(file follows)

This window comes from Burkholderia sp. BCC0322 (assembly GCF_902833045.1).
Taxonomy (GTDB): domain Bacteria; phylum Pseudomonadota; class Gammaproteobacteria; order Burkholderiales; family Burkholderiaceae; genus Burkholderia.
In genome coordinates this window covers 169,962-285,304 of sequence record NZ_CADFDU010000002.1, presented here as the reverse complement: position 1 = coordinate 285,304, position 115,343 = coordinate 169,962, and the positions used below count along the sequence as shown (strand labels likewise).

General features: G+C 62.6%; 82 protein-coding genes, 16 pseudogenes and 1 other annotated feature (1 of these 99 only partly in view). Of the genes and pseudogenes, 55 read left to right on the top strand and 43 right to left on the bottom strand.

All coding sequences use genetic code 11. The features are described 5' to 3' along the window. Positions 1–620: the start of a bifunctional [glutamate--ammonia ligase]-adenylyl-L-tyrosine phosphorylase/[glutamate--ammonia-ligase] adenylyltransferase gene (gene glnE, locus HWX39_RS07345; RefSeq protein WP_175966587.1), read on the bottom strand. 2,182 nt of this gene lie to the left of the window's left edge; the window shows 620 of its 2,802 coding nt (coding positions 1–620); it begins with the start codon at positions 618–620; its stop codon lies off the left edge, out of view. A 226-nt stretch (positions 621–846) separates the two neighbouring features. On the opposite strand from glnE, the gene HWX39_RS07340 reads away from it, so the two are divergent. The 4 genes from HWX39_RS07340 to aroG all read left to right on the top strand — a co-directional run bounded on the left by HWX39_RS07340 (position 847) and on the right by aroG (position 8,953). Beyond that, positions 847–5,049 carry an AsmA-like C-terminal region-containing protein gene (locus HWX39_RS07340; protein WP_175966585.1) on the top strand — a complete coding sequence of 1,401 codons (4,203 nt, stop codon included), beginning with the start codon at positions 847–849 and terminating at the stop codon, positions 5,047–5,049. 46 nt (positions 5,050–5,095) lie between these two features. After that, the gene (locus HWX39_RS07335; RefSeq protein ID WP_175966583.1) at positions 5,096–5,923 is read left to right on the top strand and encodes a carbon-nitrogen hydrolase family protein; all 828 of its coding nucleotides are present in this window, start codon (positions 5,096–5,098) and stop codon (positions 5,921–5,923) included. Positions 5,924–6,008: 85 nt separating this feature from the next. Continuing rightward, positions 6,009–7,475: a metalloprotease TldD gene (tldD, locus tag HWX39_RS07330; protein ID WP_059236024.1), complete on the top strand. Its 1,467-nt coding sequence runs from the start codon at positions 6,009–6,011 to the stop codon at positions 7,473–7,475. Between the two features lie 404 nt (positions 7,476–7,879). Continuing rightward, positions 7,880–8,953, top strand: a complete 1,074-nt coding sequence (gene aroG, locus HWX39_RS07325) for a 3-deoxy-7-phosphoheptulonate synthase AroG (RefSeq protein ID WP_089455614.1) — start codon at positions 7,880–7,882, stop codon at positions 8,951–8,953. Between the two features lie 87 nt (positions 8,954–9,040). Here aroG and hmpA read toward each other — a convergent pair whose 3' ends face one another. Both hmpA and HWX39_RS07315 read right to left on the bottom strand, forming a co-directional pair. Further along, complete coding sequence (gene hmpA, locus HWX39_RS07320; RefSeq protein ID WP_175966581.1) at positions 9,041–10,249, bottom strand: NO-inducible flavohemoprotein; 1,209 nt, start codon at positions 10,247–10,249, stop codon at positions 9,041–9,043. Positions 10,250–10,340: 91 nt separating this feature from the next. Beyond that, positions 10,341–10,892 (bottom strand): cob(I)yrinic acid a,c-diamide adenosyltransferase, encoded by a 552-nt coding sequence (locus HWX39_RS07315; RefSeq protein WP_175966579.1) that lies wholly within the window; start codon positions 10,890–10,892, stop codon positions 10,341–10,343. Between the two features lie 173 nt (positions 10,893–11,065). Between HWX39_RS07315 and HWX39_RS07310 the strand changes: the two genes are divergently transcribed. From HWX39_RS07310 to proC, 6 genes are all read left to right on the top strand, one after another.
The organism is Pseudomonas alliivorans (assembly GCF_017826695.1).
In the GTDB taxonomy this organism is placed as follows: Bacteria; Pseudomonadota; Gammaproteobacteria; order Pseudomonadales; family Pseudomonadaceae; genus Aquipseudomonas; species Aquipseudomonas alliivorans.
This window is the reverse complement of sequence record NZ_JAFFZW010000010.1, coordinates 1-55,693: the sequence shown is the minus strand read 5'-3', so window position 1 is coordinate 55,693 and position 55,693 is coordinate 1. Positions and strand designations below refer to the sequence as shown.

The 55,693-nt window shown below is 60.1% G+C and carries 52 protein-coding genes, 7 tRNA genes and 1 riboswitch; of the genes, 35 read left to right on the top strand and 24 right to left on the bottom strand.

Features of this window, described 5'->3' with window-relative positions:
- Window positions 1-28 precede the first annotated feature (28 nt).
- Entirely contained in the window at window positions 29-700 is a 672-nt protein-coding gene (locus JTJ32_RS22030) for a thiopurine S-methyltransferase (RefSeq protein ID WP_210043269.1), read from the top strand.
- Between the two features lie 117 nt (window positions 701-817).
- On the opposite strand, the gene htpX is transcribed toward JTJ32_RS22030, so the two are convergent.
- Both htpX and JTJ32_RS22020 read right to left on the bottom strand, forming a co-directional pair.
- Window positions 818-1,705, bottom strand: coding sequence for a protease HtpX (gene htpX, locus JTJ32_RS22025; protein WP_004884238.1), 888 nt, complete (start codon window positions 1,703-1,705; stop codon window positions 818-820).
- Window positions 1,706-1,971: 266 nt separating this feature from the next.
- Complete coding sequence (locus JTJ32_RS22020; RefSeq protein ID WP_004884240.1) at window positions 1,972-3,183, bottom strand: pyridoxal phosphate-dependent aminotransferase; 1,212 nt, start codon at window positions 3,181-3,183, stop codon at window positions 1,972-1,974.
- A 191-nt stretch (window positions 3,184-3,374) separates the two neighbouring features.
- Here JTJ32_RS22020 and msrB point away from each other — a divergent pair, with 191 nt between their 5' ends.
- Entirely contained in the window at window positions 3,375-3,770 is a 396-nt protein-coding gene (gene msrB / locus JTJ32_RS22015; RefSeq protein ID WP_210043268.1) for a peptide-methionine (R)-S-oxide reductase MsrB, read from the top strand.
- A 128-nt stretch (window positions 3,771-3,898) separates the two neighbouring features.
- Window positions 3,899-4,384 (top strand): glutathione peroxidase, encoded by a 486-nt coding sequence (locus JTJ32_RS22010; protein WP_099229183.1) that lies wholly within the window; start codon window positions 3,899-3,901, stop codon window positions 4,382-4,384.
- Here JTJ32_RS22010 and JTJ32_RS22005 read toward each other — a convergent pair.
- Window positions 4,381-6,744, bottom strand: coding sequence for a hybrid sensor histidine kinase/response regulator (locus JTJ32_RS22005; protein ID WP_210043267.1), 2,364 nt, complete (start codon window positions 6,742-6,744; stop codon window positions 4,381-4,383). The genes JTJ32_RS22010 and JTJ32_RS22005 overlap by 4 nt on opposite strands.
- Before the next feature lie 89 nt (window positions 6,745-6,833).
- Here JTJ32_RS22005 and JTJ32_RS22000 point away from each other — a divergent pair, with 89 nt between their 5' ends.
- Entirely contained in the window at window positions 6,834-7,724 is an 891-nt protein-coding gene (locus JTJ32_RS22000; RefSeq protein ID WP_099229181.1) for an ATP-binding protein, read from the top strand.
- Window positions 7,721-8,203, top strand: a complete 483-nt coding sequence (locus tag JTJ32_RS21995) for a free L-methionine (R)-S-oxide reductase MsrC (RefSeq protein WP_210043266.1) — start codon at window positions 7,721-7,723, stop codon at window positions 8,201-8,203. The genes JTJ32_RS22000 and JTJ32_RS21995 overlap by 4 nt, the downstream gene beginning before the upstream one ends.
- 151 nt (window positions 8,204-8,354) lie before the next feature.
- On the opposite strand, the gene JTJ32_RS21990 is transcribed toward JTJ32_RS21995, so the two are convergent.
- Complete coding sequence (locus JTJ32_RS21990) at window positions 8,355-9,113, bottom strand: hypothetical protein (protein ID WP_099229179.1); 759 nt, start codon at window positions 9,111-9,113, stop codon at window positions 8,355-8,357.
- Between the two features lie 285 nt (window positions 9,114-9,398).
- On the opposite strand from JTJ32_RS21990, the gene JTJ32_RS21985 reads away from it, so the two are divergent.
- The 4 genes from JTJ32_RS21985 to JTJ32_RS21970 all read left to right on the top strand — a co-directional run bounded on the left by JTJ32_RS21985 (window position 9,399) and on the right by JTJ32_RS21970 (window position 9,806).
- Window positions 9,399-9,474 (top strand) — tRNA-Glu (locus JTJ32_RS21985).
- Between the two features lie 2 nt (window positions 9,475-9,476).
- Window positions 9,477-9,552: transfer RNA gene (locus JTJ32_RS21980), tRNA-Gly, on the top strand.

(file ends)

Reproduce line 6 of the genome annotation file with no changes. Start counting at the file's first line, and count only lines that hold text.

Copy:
The organism is Pseudomonas alliivorans (assembly GCF_017826695.1).